Touch Your Nose and Point Your Toes: The Problem with Field Sobriety TestsLet’s say that you’ve never been pulled over for a DUI, but you’ve seen it happen on TV, in film, and in ads. Goes something like this, right?

  1. Driver drives erratically.
  2. Cops pulls him over.
  3. Cop knocks on window.
  4. Cop asks driver to exit vehicle.
  5. Driver stumbles out.
  6. Driver then performs a series of awkward dance moves.
  7. Cop puts driver in the back seat and whisks him away to the station.

What you’re witnessing is a field sobriety test. Field sobriety tests (FSTs) are standardized by the National Highway Traffic Safety Administration (NHTSA), and there are three of them:

  • Horizontal Gaze Nystagmus (HGN). This one tests involuntary movement of your eyeballs. The cop will shine a light in your face and ask you to follow his finger back and forth. The thought is that the involuntary movements of your eyes will jerky, and the cop can tell you’ve been drinking.
  • One Leg Stand (OLS). This is a balance test, where you’re asked to hold a foot about 6” off the ground in front of you for 30 seconds.
  • Walk and Turn (WAT). This one is the “tough” one. You have to walk, heel-to-toe, in a straight line while counting to nine, and then turn and walk back doing the same thing.

What about the nose-touch FST?

Ah, that one. Turns out, that test isn’t standardized by the NHTSA, so it probably won’t hold up. Other non-standard FSTs include:

  • The one where you touch all your fingers to your thumb while counting.
  • The one where you have to recite the alphabet.
  • The one where you have to count backwards.
  • The one where you have to stand at attention with your eyes closed and your head back.

And do you know why those aren’t standardized?

Because they’re even less accurate than the standard FSTs, which aren’t all that accurate, either.

How accurate are field sobriety tests?

They’re not, which is why cops always administer more than one test – because any given one of these standardized tests is inaccurate on its own, so the powers that be think the answer is to just give MORE inaccurate tests and average out the responses. And there are a lot of reasons why these tests are not accurate, so let’s take a look at a few of them now.

There’s no controlled environment

When officers are taught about FSTs, they’re taught in a controlled environment, like a classroom or a conference room. These places are well-lit and free from visual noise. When you take an FST, you do so on the side of the road (usually at night) where they could be cars flying by with their lights on. You might have to take them in the rain or the snow, in the extreme cold or the extreme heat, or in a place with uneven terrain, making them virtually impossible to “pass.” It’s really easy to see if someone’s drunk if they’re stumbling around in a classroom. It’s less easy when you’re trying to do a WAT on the shoulder of 450.

Every driver is different

The problem with standardized tests of ANY kind is that they assume there is a standardized test taker. But we all know that’s not the case. Some people are a little clumsy. Some people have health conditions that preclude them from being able to stand on one leg, or affect how their eyes move. An inner-ear infection can cause your balance to be off, leading you to fail almost every test they give you. People react differently to stress, too, which means someone who is perfectly capable of doing all of these things could fail a test easily.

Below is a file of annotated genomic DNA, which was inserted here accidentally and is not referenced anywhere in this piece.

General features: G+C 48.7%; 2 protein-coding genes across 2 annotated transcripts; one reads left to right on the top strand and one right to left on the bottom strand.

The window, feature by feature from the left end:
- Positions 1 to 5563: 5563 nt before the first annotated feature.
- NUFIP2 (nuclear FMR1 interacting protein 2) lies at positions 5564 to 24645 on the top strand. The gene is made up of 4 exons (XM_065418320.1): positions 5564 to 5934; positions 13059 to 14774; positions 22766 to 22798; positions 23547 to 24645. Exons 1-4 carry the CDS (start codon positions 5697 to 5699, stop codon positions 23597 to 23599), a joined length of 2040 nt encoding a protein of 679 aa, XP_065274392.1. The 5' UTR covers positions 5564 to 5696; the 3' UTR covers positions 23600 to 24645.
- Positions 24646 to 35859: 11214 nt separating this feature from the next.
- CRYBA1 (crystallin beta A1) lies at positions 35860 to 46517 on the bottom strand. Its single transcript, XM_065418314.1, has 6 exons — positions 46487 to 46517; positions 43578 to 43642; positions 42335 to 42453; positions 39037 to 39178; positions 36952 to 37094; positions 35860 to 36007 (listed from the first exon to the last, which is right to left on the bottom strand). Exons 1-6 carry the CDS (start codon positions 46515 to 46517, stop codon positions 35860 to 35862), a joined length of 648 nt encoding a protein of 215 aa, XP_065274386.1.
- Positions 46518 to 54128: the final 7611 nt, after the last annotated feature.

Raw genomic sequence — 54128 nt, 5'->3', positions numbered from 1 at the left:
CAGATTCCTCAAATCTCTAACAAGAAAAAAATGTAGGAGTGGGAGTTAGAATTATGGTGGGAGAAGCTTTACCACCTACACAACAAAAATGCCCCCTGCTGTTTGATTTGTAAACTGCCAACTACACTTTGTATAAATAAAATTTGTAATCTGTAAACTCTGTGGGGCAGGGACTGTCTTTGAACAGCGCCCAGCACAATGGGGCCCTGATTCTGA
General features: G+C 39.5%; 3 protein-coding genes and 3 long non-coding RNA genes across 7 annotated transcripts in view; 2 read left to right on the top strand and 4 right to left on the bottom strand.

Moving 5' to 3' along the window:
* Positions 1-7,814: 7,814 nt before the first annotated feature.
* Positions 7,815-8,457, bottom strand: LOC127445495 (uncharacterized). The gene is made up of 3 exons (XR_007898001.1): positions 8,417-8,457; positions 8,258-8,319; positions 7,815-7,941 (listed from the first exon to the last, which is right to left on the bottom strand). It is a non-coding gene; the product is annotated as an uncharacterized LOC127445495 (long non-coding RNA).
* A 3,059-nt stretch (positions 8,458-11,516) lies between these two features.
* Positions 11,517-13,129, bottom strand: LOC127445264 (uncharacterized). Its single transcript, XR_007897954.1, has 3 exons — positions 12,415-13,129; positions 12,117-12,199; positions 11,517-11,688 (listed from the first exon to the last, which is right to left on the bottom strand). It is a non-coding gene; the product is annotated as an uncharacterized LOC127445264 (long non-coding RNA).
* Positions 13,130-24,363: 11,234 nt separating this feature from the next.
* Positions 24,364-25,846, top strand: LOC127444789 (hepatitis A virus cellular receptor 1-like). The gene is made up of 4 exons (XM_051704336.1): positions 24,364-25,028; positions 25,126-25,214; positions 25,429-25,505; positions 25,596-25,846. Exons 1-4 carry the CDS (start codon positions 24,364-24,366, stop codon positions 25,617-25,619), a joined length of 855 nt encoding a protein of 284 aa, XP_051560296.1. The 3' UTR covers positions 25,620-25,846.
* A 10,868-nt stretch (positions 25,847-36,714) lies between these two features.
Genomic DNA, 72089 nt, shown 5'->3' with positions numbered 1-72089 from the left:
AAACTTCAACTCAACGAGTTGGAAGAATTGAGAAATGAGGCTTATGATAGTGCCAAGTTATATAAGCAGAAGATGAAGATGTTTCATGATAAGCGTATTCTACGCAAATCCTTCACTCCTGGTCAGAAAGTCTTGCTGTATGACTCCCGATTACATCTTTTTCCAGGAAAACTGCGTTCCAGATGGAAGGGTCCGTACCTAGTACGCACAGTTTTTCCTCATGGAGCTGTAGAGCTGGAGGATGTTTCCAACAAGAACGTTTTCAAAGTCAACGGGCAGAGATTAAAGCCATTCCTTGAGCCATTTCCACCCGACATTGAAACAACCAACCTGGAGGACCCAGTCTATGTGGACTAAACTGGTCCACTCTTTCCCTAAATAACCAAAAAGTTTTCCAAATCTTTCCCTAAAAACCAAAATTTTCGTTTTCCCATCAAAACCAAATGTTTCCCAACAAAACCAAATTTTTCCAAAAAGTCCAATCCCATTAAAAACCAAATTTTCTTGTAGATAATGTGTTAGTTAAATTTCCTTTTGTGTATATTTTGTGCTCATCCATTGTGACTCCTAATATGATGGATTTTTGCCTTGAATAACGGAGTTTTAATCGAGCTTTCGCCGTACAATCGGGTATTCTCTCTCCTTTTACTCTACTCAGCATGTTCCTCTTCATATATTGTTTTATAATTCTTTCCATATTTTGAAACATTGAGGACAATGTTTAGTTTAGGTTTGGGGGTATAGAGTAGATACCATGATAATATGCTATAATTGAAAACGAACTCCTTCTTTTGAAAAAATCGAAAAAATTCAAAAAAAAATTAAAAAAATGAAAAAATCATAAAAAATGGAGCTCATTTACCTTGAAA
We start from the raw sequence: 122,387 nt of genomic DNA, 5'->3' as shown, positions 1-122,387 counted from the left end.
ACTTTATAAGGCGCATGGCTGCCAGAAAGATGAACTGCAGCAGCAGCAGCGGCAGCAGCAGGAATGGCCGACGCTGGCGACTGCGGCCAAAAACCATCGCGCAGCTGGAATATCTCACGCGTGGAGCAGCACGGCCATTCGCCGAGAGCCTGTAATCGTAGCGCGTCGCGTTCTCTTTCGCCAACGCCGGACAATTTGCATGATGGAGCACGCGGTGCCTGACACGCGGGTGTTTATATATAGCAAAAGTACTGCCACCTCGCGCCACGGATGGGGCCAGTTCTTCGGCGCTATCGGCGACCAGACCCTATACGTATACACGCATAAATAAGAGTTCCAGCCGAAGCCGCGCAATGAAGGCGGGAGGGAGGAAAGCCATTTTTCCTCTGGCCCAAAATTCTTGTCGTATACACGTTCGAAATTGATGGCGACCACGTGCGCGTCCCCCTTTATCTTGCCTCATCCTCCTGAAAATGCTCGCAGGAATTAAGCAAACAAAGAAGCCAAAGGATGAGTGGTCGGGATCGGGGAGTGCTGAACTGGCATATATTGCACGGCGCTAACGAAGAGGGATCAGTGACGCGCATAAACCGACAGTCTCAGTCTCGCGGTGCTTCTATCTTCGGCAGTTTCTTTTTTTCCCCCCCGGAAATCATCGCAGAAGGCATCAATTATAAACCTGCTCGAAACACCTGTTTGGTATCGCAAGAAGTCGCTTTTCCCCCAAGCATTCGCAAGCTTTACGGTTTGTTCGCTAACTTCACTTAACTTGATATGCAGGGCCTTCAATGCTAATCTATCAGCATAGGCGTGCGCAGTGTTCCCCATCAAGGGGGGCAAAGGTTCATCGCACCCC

Cops aren’t scientists

Before you read this blog, did you know what “nystagmus” meant? Or that it can be a genetic condition? Or that it’s a sign of other medical conditions, like cataracts or a central nervous system disorder? Or that it can be worsened by stress?

Probably not. And my guess is that most police aren’t trained to know that, either. They’re not scientists or doctors, and the chances are pretty good that they’re not experts in ophthalmology, so how can they accurately diagnose or explain the root cause of a failing HGN?

Should I refuse to take a field sobriety test if I’m pulled over for DUI?

Yes, yes – a thousand times, yes. You can, and should, refuse to take a field sobriety test. In my opinion, you should refuse to take a breath test, too: they’re not so accurate, either.

In order to get pulled over for a DUI, the cops have to suspect you of driving drunk, right? And they make that determination based on, what – only yielding at a stop sign? Having a blinker out? I’m not saying you should do either of those things, because they’re both traffic violations, but they’re hardly indicators of being drunk behind the wheel. What they are, are “probable cause” to pull you over, which can lead to an officer asking you to step out of the car and take a field sobriety test.

To which I say, don’t do it, man. Don’t agree to that test.

But won’t I lose my license?

For refusing an FST? No, you won’t. And you have the added benefits of not giving the officer any additional ammunition in his case against you.

You can temporarily lose driving privileges for refusing a breath test, yes, but if I’m honest? You’re better off. A suspended license is better than a DUI on your record. It’s cheaper, too. And without the results from those tests, the cops are going to have a MUCH harder time making their case against you.

You, on the other hand, will have me to defend your choices, and to fight back against your charges. I’ve been doing this a long time, so I know what types of defenses are most effective in any given scenario.

At the end of the day, field sobriety tests aren’t accurate and sometimes they aren’t admissible, but you will want an Annapolis DUI defense lawyer (like me!) on your side if you get pulled over. Contact my office –Drew Cochran, Attorney at Law – in Annapolis or Ellicott City by calling 410-271-1892 or filling out this contact form.

And remember: Keep Calm – and Call Drew.